I am a little selective, of course. After ‘Iqbal’, there was a phase when I would compare every film offered to me to ‘Iqbal’. In fact, when Subhash Ghai ji offered me ‘Apna Sapna Money Money’ I was hesitant because it was a commercial film. He was stumped and couldn’t believe that I was not considering commercial films.
However, later around 2009, some of my films didn’t work at the box-office and people started thinking on my behalf. Even today, they are assuming things. I know I can add value to a particular script, but the scripts have to first come to me. That’s why I got into production with the Marathi film ‘Poshter Boyz’ and it became a big hit. Then I took up directing with the film’s Hindi version but my father passed away 10 days before the film went on floors, and just when we started shooting the demonetisation took place. I think I had bitten off a bit more than I could chew.
Some of your solo projects also didn’t work…
Unfortunately, yes. However, if one solo film doesn’t work, doesn’t mean none of the others will. Many of my solo films have worked too. I think the only thing I lacked was the ability to market myself. I belong to the school of thought that says your work should get you more work.
I found out that there are certain actors who are insecure about sharing screen space with me and don’t want me in a film. I have done certain films for friends only keeping their interests in mind but then I have been backstabbed by the same friends. Then there are friends who go ahead and make films without including me, which makes one question if they are even friends at all. Actually, in the industry, 90 per cent of the people are just acquaintances, there are only 10 per cent who actually feel happy when you do well. The egos are so fragile here!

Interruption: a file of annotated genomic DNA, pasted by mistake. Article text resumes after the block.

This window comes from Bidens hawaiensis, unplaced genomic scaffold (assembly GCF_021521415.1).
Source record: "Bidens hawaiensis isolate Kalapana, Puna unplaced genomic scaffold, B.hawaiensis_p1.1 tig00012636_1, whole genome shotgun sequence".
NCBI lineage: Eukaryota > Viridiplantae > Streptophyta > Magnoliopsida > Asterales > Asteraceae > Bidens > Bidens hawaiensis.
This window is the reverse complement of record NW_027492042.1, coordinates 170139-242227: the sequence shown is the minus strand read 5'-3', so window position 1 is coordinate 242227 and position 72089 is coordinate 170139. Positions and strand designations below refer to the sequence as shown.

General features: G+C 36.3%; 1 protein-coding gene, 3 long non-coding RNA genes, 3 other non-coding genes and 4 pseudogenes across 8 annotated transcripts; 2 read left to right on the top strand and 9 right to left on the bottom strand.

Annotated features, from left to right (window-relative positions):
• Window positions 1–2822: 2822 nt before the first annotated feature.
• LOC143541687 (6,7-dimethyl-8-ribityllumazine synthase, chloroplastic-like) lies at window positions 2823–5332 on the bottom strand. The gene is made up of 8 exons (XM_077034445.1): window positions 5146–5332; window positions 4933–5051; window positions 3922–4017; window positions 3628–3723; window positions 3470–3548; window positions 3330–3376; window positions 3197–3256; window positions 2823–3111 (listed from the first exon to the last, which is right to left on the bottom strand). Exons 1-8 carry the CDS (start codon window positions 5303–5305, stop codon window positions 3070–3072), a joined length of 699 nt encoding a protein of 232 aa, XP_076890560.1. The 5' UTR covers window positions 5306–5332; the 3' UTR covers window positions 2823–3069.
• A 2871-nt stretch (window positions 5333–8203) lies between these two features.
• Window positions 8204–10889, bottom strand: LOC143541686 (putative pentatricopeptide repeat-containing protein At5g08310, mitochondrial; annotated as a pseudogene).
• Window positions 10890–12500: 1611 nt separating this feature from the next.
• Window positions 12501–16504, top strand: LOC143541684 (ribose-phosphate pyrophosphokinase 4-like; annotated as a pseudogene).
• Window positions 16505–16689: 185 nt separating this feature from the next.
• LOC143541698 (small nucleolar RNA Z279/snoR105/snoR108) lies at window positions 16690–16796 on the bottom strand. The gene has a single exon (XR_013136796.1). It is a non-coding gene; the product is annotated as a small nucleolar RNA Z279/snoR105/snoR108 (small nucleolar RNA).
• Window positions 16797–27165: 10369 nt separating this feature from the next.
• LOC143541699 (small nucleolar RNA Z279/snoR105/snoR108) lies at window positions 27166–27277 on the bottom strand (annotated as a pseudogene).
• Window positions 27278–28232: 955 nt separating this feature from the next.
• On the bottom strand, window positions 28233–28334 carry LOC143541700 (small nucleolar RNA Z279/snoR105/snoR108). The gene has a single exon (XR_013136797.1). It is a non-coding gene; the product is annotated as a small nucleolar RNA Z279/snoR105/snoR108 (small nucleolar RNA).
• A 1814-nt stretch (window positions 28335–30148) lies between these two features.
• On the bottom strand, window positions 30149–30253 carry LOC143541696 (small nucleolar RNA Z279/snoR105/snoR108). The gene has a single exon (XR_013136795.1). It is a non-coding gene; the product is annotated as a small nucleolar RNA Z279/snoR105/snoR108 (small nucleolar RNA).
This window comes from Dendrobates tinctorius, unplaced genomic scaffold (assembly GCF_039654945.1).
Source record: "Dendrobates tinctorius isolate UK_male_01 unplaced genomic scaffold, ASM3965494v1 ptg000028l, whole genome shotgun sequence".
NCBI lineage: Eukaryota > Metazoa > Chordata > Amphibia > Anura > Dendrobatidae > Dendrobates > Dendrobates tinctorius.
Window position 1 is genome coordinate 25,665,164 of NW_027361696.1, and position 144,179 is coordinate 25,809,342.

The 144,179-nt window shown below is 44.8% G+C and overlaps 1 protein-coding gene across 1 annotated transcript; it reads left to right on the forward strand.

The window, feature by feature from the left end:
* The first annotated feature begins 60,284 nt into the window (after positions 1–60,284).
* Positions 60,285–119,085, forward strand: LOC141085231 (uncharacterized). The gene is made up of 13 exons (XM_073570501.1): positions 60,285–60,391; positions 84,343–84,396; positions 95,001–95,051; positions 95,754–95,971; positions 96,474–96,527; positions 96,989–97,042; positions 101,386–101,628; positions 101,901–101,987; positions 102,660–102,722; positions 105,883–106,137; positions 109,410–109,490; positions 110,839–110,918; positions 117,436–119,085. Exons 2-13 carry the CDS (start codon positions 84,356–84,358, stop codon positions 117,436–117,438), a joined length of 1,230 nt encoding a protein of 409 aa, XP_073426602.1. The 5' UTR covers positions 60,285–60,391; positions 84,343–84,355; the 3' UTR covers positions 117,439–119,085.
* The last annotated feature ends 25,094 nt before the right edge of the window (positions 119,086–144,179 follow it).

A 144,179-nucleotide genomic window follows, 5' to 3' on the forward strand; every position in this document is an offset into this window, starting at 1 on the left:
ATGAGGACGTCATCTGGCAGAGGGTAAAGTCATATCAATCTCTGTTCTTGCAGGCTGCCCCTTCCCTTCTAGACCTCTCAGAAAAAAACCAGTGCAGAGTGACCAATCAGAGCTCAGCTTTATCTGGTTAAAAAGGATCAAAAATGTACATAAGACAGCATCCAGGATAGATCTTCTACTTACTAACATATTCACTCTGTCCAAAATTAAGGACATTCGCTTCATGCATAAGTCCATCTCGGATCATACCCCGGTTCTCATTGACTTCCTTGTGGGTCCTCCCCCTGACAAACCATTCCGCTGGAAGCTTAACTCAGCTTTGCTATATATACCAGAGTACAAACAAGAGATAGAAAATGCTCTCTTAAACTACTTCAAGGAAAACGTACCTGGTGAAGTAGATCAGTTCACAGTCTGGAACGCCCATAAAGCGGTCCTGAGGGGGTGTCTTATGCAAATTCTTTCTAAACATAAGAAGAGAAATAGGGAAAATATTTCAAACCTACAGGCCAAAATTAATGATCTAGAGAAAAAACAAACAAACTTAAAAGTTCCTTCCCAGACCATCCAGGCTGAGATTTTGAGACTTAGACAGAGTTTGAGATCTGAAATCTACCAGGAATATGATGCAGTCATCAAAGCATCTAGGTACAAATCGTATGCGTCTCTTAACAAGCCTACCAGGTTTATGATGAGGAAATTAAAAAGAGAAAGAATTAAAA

Are you happy with where you are today?
I will persist. If you stay on the pitch and don’t lose your wicket, you will eventually get that one ball that you can hit out of the park. Even someone like Mr (Amitabh) Bachchan had to go through a bad patch, so who are we? He was down and out yet bounced back to reach even greater heights. This is happening with me too. Every time I feel depressed, I remind myself I was the guy who did ‘Iqbal’. I am happy with where I am today but I am not done; I am still hungry for good roles. It’s very important that every actor goes through this patch because it helps you mature over time and value things more. I want to die acting…on sets, or on stage while performing.
Does your daughter Aadya watch your films?
She will be turning three soon and maybe now start watching my films. So far, she only listens to my songs on TV. Till a few months ago, every actor in every song was dadda, now she recognises my face (smiles).
Will you want her to become a part of the industry and if she is so inclined, will you help her with her career?
My father never forced me to do anything but my mother would keep telling me to complete my education. I won’t force my daughter to do anything she doesn’t want to. Today, the kids are so smart, they are very clear on what they want. She will grow up seeing me and Deepti being a part of the entertainment industry and might obviously want to follow in our footsteps. If she does, I’d be happy to provide her with the means to do so but I’d rather she makes a name for herself. I have done that. From being a boy who once had to walk all the way from college to home hungry because he didn’t even have Rs 5 to buy a small chocolate bar to being a guy who has bought practically everything he dreamt of–I know the feeling of self-accomplishment and would want that for her. However, if tomorrow, she wants to be a NASA scientist, I’d support her in that too.